In 2019, he published From Conflict Resolution to Peacebuilding which explores the way peacebuilding has evolved in our VUCA (Volatile, Uncertain, Complex, Ambiguous) world. Though it draws heavily on the work of AfP, its member organizations, and their global partners, the book will give equal weight to interpersonal and other “micro” level initiatives. And, it places the field in an historical context that traces the field from its origins in “getting to yes” and similar initiatives, its expansion to include intractability conflicts at the interpersonal and international level, and its current evolution into complexity science and analysis which has also taken it into new substantive arenas, including those he already works on and others.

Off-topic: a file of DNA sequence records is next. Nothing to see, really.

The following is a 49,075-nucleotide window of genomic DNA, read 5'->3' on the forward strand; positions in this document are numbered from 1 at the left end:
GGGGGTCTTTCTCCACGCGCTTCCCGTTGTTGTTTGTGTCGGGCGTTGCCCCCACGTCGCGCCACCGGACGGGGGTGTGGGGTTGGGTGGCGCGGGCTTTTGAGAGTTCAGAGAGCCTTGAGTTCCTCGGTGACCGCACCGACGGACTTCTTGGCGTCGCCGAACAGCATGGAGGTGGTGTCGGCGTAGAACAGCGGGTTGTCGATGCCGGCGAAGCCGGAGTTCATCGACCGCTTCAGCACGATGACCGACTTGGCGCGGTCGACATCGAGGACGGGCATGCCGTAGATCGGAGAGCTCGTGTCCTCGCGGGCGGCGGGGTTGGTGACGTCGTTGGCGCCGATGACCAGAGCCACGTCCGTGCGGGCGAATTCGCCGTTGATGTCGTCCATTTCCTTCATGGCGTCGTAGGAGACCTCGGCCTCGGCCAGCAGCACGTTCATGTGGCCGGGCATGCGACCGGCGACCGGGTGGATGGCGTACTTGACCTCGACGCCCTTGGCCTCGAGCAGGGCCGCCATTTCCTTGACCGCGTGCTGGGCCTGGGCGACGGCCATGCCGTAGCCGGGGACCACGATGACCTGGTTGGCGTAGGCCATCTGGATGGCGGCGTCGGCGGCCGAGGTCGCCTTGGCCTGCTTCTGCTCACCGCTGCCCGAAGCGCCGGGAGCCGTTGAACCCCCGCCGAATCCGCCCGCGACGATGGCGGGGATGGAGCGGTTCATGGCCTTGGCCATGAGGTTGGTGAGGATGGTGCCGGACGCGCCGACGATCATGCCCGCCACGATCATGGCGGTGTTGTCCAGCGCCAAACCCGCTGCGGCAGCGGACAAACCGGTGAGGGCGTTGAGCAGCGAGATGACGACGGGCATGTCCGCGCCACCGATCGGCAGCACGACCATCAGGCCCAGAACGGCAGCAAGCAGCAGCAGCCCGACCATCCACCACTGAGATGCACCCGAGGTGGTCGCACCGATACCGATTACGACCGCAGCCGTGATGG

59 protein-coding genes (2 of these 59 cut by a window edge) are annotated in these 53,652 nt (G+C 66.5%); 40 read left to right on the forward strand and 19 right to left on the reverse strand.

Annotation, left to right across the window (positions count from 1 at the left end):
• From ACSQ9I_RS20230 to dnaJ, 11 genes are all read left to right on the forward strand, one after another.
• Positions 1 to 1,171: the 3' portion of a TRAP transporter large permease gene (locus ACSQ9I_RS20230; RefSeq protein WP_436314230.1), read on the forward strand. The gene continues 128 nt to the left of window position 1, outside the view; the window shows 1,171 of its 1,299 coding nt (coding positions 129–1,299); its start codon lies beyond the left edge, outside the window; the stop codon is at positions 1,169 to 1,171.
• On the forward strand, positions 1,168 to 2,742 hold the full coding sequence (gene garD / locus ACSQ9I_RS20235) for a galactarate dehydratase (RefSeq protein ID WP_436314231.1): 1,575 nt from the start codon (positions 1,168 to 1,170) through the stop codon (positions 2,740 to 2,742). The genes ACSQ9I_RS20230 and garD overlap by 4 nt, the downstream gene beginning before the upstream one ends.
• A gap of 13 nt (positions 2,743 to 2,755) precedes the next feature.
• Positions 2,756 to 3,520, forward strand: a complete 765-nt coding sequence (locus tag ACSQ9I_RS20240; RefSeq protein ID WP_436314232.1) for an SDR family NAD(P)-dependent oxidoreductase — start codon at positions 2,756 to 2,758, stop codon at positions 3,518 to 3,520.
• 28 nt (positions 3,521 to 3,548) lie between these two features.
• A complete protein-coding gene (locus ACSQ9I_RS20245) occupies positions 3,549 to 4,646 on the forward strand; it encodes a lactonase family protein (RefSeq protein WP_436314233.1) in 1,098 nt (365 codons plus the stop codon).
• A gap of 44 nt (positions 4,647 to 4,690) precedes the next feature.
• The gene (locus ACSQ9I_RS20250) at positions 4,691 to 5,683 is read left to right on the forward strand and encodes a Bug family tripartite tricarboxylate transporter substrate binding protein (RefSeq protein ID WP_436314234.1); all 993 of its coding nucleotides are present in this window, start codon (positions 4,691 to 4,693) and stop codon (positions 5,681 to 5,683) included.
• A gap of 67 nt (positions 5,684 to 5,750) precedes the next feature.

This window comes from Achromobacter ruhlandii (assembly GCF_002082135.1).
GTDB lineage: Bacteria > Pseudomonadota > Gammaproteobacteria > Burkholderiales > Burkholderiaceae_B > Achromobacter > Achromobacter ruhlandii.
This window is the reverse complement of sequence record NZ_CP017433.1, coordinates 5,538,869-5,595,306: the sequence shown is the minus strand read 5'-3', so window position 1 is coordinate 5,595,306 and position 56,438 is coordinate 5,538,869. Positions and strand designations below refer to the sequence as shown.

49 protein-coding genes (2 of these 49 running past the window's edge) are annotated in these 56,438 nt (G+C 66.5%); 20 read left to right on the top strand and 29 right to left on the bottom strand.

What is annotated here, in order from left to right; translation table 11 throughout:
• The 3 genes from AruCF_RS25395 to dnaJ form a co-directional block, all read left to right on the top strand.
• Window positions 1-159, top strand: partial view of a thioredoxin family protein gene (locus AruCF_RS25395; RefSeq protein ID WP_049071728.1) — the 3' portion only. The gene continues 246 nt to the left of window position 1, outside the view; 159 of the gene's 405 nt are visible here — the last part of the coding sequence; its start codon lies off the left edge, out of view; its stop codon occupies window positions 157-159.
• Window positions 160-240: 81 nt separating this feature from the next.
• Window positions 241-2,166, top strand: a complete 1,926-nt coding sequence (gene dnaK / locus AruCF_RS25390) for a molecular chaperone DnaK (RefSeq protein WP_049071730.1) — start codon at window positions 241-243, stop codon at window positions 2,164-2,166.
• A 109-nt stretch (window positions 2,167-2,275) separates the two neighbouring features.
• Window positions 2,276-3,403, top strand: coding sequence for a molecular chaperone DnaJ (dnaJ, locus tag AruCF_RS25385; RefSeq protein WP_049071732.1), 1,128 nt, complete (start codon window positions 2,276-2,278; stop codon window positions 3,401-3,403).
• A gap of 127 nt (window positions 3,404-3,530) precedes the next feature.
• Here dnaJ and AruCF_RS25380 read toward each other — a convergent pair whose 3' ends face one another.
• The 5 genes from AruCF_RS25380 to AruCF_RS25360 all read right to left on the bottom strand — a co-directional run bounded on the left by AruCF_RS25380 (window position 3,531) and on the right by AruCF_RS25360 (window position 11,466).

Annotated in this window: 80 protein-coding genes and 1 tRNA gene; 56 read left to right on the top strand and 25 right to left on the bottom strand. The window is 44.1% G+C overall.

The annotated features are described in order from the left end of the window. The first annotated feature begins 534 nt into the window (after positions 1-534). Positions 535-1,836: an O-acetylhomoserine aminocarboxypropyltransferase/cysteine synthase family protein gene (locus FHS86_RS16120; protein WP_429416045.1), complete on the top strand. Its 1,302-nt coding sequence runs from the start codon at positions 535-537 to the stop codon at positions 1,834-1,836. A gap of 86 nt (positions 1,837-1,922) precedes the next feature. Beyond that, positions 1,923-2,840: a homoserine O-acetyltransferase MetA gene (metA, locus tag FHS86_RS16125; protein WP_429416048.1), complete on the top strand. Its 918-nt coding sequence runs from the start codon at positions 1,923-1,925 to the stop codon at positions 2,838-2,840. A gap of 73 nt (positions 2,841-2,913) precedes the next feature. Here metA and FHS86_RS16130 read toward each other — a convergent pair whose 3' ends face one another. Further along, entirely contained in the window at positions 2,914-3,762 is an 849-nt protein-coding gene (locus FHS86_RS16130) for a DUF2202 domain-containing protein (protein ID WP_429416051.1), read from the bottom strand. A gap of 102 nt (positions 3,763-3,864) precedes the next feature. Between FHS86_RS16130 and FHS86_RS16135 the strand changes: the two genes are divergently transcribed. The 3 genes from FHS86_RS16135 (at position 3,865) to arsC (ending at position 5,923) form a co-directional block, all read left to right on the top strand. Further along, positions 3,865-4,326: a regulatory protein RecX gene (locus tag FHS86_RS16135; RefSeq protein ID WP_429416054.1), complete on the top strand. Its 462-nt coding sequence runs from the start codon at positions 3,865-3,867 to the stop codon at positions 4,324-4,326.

He is currently working on a book tentatively entitled Connecting the Dots: Building the Next United States which he expects to finish in 2022. It will build on his expertise in political science, peace and conflict studies, and innovation and will be anchored in the professional and political networks he has helped build since the late 1960s.

Last but not least, Hauss is an early adopter of information technology tools. Therefore, he has created, a site at which serious discussion of serious issues can take place as well as serve as a “one stop shop” for his own work.

Although no longer teaching, Hauss spent almost forty years in the classroom, most notably at Colby College, George Mason University, and the University of Reading (UK). He has taught a wide variety of courses in comparative politics, international relations, and conflict resolution. In one form or another, each explored aspects of the political implications of globalization and ways individuals can take personal as well as political responsibility for their lives and for the world.